- The Washington Times - Thursday, April 20, 2000

Tainted money

Hillary Rodham Clinton gave back a $22,000 "soft money" donation to her New York Senate campaign after learning that it came from a woman with links to a convicted drug dealer, a campaign spokesman told the New York Post yesterday.

The $22,000 donation "the largest single contribution" to Mrs. Clinton's soft money fund, the Post reported came from Vivian Mannerud Verble, owner of Airline Brokers Co., which charters flights between Miami and Havana.

Mrs. Verble has been linked with Jorge Cabrera, who is serving a 19-year sentence in a Florida jail for a cocaine trafficking conviction.

"We have returned the money … the contribution was inappropriate," said Mrs. Clinton's spokesman, Howard Wolfson.

Mrs. Verble "served as the fund-raising intermediary between Jorge Cabrera and the Democratic National Committee in 1995," Robert Hardt Jr. and Deborah Orin of the New York Post reported, citing congressional investigators.

"Because of Verble's meeting with Cabrera at [Miami's] Copacabana Hotel, the Cuban-American druglord was able to attend a 1995 fund-raiser for Vice President Al Gore in Miami and a White House Christmas reception, where he posed for a picture with the first lady."

Most of Mrs. Clinton's campaign cash comes from outside of New York. Only 17 of her 665 soft money donors are from New York, the Post reported.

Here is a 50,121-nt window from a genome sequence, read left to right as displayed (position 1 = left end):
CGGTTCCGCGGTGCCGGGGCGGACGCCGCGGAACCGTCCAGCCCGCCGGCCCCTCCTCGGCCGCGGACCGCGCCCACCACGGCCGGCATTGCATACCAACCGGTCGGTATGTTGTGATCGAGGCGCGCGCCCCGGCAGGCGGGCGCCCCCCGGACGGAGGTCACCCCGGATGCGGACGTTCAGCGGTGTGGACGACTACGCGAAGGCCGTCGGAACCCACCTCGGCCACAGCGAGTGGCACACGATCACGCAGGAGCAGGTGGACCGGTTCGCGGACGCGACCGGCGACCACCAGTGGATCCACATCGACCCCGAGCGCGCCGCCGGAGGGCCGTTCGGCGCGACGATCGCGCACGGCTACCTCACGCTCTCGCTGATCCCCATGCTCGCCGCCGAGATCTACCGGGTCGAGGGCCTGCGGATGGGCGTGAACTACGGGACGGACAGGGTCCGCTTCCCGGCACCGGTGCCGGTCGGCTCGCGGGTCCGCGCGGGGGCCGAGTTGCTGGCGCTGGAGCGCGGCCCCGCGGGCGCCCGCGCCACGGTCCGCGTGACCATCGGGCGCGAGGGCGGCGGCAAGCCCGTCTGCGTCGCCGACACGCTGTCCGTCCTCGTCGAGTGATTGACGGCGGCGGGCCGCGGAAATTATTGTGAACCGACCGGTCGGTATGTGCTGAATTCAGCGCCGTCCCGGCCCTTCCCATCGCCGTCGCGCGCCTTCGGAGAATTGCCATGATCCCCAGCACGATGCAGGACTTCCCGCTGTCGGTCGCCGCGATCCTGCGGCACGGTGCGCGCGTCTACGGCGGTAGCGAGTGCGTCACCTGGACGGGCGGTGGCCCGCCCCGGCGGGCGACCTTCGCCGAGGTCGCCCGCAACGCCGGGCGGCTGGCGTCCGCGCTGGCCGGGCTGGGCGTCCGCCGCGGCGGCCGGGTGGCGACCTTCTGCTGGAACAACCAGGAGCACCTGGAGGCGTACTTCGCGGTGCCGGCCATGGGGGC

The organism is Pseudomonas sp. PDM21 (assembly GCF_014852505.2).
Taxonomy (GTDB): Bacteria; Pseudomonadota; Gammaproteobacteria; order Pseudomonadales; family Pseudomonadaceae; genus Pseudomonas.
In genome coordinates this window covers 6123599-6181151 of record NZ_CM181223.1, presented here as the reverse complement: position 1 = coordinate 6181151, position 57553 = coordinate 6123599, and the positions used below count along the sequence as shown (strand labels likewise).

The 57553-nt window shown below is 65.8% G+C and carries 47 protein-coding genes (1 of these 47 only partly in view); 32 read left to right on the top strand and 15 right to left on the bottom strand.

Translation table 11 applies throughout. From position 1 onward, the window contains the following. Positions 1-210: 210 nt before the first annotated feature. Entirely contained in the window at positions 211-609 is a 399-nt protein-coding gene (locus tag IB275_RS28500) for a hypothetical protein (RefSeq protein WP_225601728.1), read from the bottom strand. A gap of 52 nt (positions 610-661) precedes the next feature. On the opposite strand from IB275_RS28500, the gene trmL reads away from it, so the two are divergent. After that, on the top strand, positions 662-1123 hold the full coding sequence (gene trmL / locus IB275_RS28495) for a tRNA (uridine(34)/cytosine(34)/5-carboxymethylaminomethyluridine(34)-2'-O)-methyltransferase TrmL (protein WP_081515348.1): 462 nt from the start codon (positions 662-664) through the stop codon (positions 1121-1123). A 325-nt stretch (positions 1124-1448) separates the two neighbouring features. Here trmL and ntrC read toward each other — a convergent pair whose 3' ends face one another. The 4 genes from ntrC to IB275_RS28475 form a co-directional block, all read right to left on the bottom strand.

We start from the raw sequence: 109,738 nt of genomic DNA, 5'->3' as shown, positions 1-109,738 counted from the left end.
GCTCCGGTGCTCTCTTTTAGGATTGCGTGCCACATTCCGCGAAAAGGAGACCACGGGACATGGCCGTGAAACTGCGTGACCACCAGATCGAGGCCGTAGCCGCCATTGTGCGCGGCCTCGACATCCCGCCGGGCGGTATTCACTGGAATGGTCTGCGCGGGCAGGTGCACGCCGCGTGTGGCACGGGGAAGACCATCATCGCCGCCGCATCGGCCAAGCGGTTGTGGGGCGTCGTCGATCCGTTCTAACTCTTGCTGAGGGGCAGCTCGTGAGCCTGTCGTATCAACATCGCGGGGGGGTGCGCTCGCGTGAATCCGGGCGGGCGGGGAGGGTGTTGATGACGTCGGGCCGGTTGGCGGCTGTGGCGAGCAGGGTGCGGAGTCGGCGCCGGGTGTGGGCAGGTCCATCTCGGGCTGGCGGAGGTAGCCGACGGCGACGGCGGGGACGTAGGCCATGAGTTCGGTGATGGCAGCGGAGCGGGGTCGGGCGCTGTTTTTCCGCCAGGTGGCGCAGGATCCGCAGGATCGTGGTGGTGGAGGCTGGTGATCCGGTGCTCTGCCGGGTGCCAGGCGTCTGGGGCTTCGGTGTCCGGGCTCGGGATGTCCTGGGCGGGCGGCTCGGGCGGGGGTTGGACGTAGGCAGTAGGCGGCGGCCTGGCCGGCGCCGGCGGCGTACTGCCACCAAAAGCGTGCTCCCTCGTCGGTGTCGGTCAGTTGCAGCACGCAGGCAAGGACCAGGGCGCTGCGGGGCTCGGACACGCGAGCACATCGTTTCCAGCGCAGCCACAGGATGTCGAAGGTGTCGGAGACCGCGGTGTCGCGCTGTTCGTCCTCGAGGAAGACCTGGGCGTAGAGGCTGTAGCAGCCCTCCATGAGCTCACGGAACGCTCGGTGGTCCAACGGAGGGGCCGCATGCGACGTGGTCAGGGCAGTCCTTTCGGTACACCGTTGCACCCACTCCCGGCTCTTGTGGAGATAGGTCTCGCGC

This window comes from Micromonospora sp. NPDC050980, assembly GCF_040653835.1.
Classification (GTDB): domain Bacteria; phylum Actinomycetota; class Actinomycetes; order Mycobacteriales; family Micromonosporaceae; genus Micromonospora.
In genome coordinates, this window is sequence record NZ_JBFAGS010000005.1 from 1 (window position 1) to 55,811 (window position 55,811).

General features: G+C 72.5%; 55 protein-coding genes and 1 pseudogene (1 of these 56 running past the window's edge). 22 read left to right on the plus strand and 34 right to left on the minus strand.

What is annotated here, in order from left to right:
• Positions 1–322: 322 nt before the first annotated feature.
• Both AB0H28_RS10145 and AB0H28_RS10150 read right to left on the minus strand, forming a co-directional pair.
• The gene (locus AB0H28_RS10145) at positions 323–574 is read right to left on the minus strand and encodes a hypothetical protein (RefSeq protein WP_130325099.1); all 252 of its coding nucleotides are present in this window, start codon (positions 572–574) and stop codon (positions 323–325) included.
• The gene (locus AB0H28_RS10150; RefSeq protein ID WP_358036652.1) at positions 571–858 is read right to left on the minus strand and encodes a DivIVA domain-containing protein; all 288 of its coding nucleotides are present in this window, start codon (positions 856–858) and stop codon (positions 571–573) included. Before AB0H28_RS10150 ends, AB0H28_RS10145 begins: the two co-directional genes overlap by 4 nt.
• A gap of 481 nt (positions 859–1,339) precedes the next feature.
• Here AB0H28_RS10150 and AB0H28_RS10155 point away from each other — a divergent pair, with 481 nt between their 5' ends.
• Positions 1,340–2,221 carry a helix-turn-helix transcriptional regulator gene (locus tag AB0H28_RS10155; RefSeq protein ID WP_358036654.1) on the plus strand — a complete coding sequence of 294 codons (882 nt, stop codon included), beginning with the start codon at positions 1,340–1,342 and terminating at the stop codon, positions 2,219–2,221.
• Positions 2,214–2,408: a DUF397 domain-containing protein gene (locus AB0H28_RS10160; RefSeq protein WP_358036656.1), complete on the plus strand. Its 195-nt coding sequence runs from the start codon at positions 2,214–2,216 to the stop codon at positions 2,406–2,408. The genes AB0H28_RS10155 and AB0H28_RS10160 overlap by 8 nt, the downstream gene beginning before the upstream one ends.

Toxic cash

A major donor to Republican Rudolph W. Giuliani's Senate campaign is "one of the nation's leading polluters," the New York Post reports.

Ira Lee Rennert, who donated $100,000 in "soft money" to the New York mayor's campaign, owns Renco Group, which "was involved in a major battle with the [Environmental Protection Agency] over a chemical plant in Utah for allegedly pumping millions of pounds of toxic chemicals into the air."

"Another Renco holding, WCI Steel, got into a dust-up over alleged environmental violations at a plant in Warren, Ohio, in which it stored hazardous waste in ponds."

Price tags

Vice President Al Gore may be making promises American taxpayers can't keep.

Mr. Gore has already pledged nearly two-thirds of the federal budget surplus to Social Security. "Health insurance, Medicare, education and other causes dear to Democratic primary voters ate up the rest of the pie," Bob Davis reports in the Wall Street Journal. That leaves $190 billion in reserve for other Gore promises.

"But over the course of his campaign, Mr. Gore has gone well beyond that reserve, endorsing programs that would cost between $420 billion and $530 billion."

How will taxpayers find the money to pay for Mr. Gore's promises? He doesn't seem to care.

"Sometimes Mr. Gore simply doesn't offer price tags," Mr. Davis notes. "He told a meeting at Los Angeles City College that he would expand health coverage so that those who suffer from mental illnesses could count on the same support as those with other diseases. 'I'm committed to parity,' he said, without giving any indication of how much that would cost or how he would pay for it."

Go, Pat, gone

Reform Party Press Secretary Donna Donovan has resigned, complaining of a takeover by ex-Republican candidate Patrick J. Buchanan.

"I think she resigned because she feels that the Buchanan campaign is attempting to take over the party and is preventing her from being able to do her job," party secretary Jim Mangia told Laurie Kellman of the Associated Press.

Miss Donovan will remain chairman of the Connecticut Reform Party and active in other leadership roles, Mr. Mangia and other senior party officials told the Associated Press.

Mr. Mangia said the Donovan resignation "is an example of a deteriorating situation that we have to start to try to remedy soon or it will be too late."

Hillary's taxes